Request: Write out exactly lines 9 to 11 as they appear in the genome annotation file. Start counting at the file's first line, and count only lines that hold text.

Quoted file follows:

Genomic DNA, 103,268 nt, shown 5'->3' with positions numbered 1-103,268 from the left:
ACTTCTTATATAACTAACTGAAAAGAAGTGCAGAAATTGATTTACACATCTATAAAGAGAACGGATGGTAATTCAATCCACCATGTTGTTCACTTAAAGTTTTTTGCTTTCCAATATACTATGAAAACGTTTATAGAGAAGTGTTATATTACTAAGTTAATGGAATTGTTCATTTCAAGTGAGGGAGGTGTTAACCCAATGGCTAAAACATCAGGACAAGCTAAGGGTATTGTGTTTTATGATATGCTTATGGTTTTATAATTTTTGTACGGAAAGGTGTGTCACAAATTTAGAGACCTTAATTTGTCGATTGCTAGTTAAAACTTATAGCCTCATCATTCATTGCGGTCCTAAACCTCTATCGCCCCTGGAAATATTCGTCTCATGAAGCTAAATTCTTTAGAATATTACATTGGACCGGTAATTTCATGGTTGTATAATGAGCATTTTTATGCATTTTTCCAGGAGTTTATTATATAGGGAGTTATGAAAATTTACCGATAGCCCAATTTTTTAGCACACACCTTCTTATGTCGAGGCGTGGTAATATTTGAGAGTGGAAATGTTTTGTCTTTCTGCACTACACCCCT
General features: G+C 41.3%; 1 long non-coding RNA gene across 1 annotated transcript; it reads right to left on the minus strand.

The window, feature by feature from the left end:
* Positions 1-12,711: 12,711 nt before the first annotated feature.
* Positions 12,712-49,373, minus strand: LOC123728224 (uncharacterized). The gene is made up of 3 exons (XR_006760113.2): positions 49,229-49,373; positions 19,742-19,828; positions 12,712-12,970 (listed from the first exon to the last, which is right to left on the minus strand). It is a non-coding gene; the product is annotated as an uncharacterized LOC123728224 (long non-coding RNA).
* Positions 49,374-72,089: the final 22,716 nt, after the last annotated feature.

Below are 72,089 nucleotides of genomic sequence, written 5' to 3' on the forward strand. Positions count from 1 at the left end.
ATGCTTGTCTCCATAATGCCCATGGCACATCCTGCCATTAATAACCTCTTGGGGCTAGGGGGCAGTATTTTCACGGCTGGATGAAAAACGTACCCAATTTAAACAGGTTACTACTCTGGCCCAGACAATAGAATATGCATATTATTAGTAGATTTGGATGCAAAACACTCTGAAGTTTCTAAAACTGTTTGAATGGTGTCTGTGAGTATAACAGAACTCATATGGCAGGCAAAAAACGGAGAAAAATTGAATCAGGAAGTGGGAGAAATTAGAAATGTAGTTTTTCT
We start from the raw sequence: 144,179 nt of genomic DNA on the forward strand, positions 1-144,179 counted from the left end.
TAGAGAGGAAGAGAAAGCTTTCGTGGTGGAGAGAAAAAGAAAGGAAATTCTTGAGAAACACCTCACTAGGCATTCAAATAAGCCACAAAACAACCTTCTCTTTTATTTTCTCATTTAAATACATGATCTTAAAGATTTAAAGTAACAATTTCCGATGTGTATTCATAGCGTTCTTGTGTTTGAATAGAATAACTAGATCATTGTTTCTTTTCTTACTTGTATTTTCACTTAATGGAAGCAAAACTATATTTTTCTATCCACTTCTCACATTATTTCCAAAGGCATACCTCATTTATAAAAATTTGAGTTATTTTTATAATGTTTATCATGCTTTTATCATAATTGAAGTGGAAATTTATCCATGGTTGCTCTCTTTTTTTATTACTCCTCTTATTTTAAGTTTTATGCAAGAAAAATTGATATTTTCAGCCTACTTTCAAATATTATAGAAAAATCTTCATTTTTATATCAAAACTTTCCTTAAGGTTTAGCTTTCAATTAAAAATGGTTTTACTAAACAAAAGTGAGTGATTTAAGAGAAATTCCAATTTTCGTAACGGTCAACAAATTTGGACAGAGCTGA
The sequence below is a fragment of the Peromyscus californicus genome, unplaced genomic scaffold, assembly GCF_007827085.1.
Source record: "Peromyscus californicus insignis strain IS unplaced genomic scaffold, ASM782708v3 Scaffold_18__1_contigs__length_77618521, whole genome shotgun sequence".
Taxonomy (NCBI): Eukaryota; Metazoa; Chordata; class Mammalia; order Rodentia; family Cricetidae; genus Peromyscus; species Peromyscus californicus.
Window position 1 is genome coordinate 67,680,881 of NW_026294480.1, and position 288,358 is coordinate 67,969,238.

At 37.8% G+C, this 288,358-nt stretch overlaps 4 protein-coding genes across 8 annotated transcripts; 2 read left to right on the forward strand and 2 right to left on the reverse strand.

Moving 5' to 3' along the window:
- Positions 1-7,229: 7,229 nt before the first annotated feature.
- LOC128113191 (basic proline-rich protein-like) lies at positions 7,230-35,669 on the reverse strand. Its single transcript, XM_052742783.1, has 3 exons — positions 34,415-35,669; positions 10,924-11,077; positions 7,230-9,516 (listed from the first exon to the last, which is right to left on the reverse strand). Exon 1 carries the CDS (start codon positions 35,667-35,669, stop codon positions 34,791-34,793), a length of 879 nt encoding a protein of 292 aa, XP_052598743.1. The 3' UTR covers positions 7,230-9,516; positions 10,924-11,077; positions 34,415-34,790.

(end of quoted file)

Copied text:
ATGCTTGTCTCCATAATGCCCATGGCACATCCTGCCATTAATAACCTCTTGGGGCTAGGGGGCAGTATTTTCACGGCTGGATGAAAAACGTACCCAATTTAAACAGGTTACTACTCTGGCCCAGACAATAGAATATGCATATTATTAGTAGATTTGGATGCAAAACACTCTGAAGTTTCTAAAACTGTTTGAATGGTGTCTGTGAGTATAACAGAACTCATATGGCAGGCAAAAAACGGAGAAAAATTGAATCAGGAAGTGGGAGAAATTAGAAATGTAGTTTTTCT
We start from the raw sequence: 144,179 nt of genomic DNA on the forward strand, positions 1-144,179 counted from the left end.
TAGAGAGGAAGAGAAAGCTTTCGTGGTGGAGAGAAAAAGAAAGGAAATTCTTGAGAAACACCTCACTAGGCATTCAAATAAGCCACAAAACAACCTTCTCTTTTATTTTCTCATTTAAATACATGATCTTAAAGATTTAAAGTAACAATTTCCGATGTGTATTCATAGCGTTCTTGTGTTTGAATAGAATAACTAGATCATTGTTTCTTTTCTTACTTGTATTTTCACTTAATGGAAGCAAAACTATATTTTTCTATCCACTTCTCACATTATTTCCAAAGGCATACCTCATTTATAAAAATTTGAGTTATTTTTATAATGTTTATCATGCTTTTATCATAATTGAAGTGGAAATTTATCCATGGTTGCTCTCTTTTTTTATTACTCCTCTTATTTTAAGTTTTATGCAAGAAAAATTGATATTTTCAGCCTACTTTCAAATATTATAGAAAAATCTTCATTTTTATATCAAAACTTTCCTTAAGGTTTAGCTTTCAATTAAAAATGGTTTTACTAAACAAAAGTGAGTGATTTAAGAGAAATTCCAATTTTCGTAACGGTCAACAAATTTGGACAGAGCTGA